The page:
With the phrases “nuclear mindset” and “nuclear stewardship” recently entering the Australian defence lexicon, Oliver emphasises that the shift in safety culture is the greatest intangible challenge and cannot be underestimated.
“You are going to need a different view of quality, errors and responsibility. It is why Hyman Rickover when putting the entire Navy through the trauma of changing from diesel to nuclear, he personally controlled every officer who entered and every officer who became an engineer or commanding officer.
“No one goes home to the wrong house after work, even when they have a cold or are distracted. Why should Australia accept any less for nuclear personnel at work?
“One mistake, depending on its egregiousness, might be grounds for termination from our program. Several errors always were. Your personnel system has to be prepared to handle this.”
In part, this change in mindset and skills will occur through what is known as “cross-decking” personnel for training – essentially allowing foreign submariners to serve on boats, a practice less rare than most people think.
“On my first ballistic missile submarine (SSBN), we took the man who was going to command the first United Kingdom SSBN on a patrol. Under another special arrangement I put US submariners on Japanese boats,” he says.
“I don’t see a problem cross-decking between US, Australia, the UK and I would include Canada. I think our basic tenets are the same and we are working from a very common purpose.”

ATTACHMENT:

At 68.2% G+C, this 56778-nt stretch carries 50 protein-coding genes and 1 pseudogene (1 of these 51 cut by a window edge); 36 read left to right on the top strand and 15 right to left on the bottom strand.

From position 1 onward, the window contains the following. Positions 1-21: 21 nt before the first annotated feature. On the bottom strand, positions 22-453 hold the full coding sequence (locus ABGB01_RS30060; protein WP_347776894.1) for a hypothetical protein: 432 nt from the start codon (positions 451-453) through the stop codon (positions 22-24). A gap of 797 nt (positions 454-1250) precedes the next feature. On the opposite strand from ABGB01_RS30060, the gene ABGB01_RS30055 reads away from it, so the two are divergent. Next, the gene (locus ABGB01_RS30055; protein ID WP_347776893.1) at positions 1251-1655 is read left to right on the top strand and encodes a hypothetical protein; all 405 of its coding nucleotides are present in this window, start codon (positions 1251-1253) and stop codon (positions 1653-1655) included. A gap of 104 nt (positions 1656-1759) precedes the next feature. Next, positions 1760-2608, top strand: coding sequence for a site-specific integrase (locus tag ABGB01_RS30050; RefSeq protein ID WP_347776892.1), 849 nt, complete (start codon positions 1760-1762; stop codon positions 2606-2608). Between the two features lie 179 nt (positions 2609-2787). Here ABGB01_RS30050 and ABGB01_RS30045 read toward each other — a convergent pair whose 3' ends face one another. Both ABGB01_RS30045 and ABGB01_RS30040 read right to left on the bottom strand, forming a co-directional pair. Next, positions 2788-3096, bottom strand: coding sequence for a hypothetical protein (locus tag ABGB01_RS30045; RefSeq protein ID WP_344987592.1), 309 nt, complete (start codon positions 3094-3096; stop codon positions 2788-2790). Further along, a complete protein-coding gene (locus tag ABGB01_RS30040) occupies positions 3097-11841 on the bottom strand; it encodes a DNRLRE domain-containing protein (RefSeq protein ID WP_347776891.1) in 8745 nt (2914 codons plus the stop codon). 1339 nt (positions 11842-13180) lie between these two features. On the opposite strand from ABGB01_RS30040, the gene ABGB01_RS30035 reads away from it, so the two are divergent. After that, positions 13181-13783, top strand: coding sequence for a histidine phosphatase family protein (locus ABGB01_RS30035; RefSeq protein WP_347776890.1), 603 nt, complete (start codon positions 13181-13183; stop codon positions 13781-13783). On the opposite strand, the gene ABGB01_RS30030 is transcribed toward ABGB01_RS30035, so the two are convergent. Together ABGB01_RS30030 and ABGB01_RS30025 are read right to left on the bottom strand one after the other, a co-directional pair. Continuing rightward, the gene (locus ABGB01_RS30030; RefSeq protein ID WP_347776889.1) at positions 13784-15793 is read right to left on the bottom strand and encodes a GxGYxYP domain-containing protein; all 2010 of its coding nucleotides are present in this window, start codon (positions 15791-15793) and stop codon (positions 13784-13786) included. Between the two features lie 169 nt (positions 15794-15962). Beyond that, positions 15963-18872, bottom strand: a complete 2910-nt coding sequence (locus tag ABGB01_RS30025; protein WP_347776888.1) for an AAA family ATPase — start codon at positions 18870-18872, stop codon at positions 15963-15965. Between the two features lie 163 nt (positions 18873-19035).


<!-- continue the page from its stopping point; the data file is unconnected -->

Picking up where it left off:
Looking beyond nuclear-powered submarines, few have asked whether Australia should follow the US into other nuclear-powered naval vessels. Probably not, in Oliver’s view.
“I long ago realised that when air was freely available on the surface of the ocean, the cost of nuclear power would never be competitive. We found that nuclear power adds about 30-40 per cent to the initial cost. Therefore, as long as oil tends to average less than about US$120 a barrel, the initial nuclear power cost overwhelms the analysis.
“However, by the time we realised this, we had already sold the concept of nuclear aircraft carriers, so they have continued. But you will note that we did away with the nuclear-powered cruisers in the 1990s, very early in their life.”
Another feature of nuclear-powered submarines hiding in plain sight: they are not exposed to refined petroleum supply chains, which, for the ADF, is true of essentially every other vehicle and vessel.
“Fuel logistics was a major consideration for our entire Navy,” says Oliver, “especially during the 60s and 70s, and we were debating going fully nuclear. Eventually we decided that we already had a global fuel system, and some control over the price of oil.” Australia, he points out will always have access to US Navy fuel infrastructure in the Pacific.
Oliver is rare among former submariners in speaking publicly, albeit carefully. He says that the lack of general awareness of submarine operations and capabilities – even within the surface navy and defence communities, let alone the public – can cause problems. How should Australia build the “social license” for this secretive but very expensive capability?
“Pick the right people to serve and then focus on stories about how good, hard-working, unique and Australian they are,” he says, “and leave what they are doing to everyone’s imagination.”